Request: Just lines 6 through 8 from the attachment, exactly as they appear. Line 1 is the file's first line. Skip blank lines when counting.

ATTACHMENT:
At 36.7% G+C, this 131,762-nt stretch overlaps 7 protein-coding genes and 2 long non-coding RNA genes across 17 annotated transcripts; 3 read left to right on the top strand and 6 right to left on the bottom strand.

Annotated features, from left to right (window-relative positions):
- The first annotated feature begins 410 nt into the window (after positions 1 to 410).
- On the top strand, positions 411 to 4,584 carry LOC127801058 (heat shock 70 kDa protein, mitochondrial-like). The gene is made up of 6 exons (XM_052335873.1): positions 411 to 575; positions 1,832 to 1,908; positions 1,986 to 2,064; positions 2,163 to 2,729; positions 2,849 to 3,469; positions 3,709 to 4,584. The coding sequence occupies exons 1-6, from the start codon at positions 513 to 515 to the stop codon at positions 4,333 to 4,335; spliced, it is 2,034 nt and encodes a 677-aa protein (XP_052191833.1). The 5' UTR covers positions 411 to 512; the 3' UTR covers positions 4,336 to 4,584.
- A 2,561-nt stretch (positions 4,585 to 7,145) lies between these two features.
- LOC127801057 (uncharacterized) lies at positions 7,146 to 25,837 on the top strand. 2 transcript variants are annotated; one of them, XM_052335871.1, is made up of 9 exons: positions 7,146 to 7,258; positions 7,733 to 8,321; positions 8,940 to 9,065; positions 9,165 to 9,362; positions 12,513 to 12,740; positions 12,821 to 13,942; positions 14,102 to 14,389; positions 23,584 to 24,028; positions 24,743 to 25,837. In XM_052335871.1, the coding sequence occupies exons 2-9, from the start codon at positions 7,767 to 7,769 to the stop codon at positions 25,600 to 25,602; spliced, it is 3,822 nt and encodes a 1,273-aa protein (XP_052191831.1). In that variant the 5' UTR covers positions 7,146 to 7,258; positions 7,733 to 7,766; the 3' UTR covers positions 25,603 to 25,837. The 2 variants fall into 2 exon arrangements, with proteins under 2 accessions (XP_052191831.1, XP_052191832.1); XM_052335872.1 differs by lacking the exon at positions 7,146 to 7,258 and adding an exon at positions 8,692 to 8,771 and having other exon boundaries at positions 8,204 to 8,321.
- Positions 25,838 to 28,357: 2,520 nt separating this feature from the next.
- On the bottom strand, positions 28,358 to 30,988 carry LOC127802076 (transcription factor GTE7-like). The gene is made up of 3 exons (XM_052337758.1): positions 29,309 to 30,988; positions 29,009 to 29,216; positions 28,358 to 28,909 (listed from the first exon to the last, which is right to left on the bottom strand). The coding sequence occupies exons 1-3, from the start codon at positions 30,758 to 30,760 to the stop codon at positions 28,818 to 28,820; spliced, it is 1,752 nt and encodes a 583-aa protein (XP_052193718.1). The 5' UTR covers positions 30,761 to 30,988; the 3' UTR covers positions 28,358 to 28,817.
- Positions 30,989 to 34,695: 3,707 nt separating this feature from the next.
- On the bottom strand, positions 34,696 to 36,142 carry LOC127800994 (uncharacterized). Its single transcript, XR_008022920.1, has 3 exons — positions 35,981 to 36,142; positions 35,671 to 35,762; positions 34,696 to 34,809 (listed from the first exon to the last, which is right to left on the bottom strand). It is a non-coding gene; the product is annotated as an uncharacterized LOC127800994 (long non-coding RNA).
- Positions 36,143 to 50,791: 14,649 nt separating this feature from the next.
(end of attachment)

- LOC127801057 (uncharacterized) lies at positions 7,146 to 25,837 on the top strand. 2 transcript variants are annotated; one of them, XM_052335871.1, is made up of 9 exons: positions 7,146 to 7,258; positions 7,733 to 8,321; positions 8,940 to 9,065; positions 9,165 to 9,362; positions 12,513 to 12,740; positions 12,821 to 13,942; positions 14,102 to 14,389; positions 23,584 to 24,028; positions 24,743 to 25,837. In XM_052335871.1, the coding sequence occupies exons 2-9, from the start codon at positions 7,767 to 7,769 to the stop codon at positions 25,600 to 25,602; spliced, it is 3,822 nt and encodes a 1,273-aa protein (XP_052191831.1). In that variant the 5' UTR covers positions 7,146 to 7,258; positions 7,733 to 7,766; the 3' UTR covers positions 25,603 to 25,837. The 2 variants fall into 2 exon arrangements, with proteins under 2 accessions (XP_052191831.1, XP_052191832.1); XM_052335872.1 differs by lacking the exon at positions 7,146 to 7,258 and adding an exon at positions 8,692 to 8,771 and having other exon boundaries at positions 8,204 to 8,321.
- Positions 25,838 to 28,357: 2,520 nt separating this feature from the next.
- On the bottom strand, positions 28,358 to 30,988 carry LOC127802076 (transcription factor GTE7-like). The gene is made up of 3 exons (XM_052337758.1): positions 29,309 to 30,988; positions 29,009 to 29,216; positions 28,358 to 28,909 (listed from the first exon to the last, which is right to left on the bottom strand). The coding sequence occupies exons 1-3, from the start codon at positions 30,758 to 30,760 to the stop codon at positions 28,818 to 28,820; spliced, it is 1,752 nt and encodes a 583-aa protein (XP_052193718.1). The 5' UTR covers positions 30,761 to 30,988; the 3' UTR covers positions 28,358 to 28,817.